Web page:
Clone from one hard drive to another of different size:
Backup a drive to another drive dd
Use dd command to image
Backup drive using linux
Linux dd backup drive or Linux disk image dd
This works with Windows 7, Mac OS X, Vista and any Linux.
Note: If you just want to backup or restore your partition table and or the MBR click here.
Creating a hard drive backup directly to another hard drive, or linux backup entire disk.
# dd if=/dev/hda of=/dev/sda conv=noerror,sync bs=4k
This command is used often to create a backup of a drive (/dev/hda) directly to another hard drive (/dev/sda). The device name /dev/hda is typical of an IDE hard drive, the device /dev/sda is typical of a USB disk – key drive. This works only if the destination hard drive (of=) has enough storage to accommodate the source drive’s (if=) filesystem. The advantage of this is that you do not have to mount the hard drive to make a backup and the only reference to hda is in /dev and in the command which is usually in a script in cron. Another huge advantage of using dd to clone one hard drive to another is that this is the only way I know of that copies raw data instead of partitions, so you can clone an encrypted drive or one without partitions.
The option “bs=4k” is used to specify the block size used in the copy. The default for the dd command is 512 bytes: use of this small block size can result in significantly slower copying. However, the tradeoff with larger block sizes is that when an error is encountered, the remainder of the block is filled with zero-bytes. So if you increase your block size when copying a failing device, you’ll lose more data but also spend less time trying to read broken sectors. Tools like dd_rescue and dd_rhelp can provide a more flexible solution in such cases, combining the speed of a large block size for the regions without errors with finer-grained block-copies for regions with errors.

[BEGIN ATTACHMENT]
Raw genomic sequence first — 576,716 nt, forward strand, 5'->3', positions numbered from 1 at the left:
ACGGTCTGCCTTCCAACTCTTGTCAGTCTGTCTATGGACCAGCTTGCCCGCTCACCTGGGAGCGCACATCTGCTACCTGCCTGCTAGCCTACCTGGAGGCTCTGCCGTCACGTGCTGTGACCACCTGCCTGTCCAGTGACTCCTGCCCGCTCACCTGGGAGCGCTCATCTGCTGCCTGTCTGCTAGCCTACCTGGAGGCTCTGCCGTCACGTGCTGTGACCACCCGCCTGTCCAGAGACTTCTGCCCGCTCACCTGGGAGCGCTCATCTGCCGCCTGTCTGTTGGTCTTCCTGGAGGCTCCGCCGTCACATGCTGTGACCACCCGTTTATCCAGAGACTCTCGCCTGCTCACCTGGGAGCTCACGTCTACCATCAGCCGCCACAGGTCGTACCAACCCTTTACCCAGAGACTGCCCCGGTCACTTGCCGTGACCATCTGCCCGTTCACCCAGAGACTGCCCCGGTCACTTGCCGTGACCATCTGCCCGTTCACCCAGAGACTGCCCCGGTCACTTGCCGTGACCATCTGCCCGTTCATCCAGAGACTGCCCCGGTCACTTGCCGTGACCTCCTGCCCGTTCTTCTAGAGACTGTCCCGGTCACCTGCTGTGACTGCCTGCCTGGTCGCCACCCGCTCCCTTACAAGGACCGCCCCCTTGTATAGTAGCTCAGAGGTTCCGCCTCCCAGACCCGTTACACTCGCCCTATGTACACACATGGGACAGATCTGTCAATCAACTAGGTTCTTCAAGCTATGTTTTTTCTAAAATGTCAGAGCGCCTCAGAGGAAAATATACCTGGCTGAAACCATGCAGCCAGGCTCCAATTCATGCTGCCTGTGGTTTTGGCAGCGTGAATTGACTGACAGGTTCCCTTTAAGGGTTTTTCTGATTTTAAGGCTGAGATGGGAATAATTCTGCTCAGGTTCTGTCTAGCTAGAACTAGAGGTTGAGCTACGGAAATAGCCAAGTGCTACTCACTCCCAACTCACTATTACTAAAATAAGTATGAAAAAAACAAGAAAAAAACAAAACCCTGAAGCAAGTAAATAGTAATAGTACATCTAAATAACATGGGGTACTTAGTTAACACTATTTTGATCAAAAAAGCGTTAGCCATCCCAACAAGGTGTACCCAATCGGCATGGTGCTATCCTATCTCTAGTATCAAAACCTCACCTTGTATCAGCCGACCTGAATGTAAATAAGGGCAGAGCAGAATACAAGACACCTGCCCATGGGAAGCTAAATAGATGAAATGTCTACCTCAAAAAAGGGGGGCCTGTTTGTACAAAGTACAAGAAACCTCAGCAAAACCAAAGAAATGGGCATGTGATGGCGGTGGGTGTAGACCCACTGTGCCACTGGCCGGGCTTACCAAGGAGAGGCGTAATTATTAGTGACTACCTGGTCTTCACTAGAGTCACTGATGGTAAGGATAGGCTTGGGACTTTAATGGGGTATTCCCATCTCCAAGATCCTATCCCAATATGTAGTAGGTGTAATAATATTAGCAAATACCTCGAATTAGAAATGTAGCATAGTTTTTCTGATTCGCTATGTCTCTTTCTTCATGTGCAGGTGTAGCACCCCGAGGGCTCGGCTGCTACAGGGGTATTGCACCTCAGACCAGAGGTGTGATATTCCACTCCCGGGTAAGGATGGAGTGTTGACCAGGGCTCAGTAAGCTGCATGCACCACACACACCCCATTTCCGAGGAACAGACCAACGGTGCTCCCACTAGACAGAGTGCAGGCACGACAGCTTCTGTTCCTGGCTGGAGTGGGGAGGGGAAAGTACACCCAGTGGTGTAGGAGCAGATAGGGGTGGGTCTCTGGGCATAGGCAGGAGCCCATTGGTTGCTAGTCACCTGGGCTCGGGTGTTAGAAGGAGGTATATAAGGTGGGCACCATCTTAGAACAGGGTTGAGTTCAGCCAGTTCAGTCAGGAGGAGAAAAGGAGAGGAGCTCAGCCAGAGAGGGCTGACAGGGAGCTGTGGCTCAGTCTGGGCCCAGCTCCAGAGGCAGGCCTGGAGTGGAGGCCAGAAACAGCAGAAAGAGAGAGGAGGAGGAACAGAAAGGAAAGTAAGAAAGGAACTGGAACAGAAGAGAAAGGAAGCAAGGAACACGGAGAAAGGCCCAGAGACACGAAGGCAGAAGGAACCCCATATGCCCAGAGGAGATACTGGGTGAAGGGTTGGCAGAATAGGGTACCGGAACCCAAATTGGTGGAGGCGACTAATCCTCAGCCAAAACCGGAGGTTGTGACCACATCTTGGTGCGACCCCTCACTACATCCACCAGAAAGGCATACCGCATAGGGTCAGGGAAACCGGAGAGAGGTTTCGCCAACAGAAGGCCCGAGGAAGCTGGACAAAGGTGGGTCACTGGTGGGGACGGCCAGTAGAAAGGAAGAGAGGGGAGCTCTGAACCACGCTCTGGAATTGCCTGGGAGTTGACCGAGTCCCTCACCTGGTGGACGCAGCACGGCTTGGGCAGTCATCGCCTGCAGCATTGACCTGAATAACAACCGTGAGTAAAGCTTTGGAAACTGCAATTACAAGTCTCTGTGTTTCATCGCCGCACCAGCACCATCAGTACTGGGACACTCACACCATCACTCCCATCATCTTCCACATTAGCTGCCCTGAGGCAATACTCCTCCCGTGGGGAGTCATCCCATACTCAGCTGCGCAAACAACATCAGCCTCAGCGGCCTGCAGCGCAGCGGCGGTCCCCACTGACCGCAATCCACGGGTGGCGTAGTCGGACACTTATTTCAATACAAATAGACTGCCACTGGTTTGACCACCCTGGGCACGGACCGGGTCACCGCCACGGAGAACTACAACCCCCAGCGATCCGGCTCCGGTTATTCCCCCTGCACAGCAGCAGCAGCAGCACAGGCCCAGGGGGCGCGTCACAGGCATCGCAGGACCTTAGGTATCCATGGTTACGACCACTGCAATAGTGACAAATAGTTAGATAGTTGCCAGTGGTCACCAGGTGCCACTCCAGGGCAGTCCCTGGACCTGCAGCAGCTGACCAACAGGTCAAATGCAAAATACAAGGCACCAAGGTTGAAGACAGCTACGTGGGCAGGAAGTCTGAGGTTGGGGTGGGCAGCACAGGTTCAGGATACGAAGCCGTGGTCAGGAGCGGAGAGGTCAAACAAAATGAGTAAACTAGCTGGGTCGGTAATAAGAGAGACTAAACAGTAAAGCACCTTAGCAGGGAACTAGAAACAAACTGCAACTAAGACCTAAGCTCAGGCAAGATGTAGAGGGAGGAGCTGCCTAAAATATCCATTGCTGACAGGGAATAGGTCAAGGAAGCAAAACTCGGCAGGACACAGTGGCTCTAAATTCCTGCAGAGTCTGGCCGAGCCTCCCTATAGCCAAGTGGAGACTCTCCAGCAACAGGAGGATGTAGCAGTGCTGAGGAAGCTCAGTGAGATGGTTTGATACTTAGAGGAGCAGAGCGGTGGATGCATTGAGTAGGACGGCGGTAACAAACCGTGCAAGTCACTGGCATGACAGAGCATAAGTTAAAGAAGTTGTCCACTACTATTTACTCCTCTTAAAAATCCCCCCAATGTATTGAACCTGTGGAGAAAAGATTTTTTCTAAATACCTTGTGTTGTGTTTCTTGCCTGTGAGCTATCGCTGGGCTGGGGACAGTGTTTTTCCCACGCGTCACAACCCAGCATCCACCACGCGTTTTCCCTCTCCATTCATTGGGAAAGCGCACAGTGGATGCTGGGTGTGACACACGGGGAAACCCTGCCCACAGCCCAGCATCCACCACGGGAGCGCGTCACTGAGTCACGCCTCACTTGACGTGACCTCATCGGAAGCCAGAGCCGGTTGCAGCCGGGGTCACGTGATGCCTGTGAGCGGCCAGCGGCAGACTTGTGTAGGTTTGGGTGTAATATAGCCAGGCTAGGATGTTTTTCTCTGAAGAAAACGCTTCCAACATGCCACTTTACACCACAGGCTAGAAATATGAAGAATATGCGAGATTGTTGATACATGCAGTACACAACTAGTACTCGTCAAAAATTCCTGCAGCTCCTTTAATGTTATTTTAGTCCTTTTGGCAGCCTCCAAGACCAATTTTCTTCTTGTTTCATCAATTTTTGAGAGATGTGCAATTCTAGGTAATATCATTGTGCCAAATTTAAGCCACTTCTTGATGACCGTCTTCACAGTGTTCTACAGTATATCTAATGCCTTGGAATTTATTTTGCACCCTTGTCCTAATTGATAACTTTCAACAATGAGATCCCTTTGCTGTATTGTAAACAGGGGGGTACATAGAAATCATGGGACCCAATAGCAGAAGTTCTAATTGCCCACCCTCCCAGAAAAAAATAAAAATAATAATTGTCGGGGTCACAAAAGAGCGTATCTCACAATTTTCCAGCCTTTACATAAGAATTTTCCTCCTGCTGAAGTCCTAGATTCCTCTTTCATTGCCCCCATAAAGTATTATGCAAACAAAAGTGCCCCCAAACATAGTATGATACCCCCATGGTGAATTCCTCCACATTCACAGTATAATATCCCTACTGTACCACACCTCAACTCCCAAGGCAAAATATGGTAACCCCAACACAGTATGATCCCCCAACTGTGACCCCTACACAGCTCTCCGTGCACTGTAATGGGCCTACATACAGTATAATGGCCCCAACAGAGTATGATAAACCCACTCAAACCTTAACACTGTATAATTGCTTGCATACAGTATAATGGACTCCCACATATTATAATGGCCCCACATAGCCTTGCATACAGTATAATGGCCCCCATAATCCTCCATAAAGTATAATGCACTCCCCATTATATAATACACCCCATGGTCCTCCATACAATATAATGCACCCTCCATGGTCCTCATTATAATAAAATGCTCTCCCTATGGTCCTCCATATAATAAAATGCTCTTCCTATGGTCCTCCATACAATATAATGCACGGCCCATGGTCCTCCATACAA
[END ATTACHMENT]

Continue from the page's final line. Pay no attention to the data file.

Creating a hard drive backup image or dd command image backup linux.
# dd if=/dev/hda | gzip > /mnt/hdb1/system_drive_backup.img.gz
Here dd is making an image of the first harddrive, and piping it through the gzip compression program. The compressed image is then placed in a file on a seperate drive. To reverse the process:
# gzip -dc /mnt/hdb1/system_drive_backup.img.gz | dd of=/dev/hda
Here, gzip is decompressing (the -d switch) the file, sending the results to stdout (the -c switch), which are piped to dd, and then written to /dev/hda.
To backup or copy a cd to a file with linux using dd is very easy:
dd if=/dev/cdrom of=image.iso bs=2k.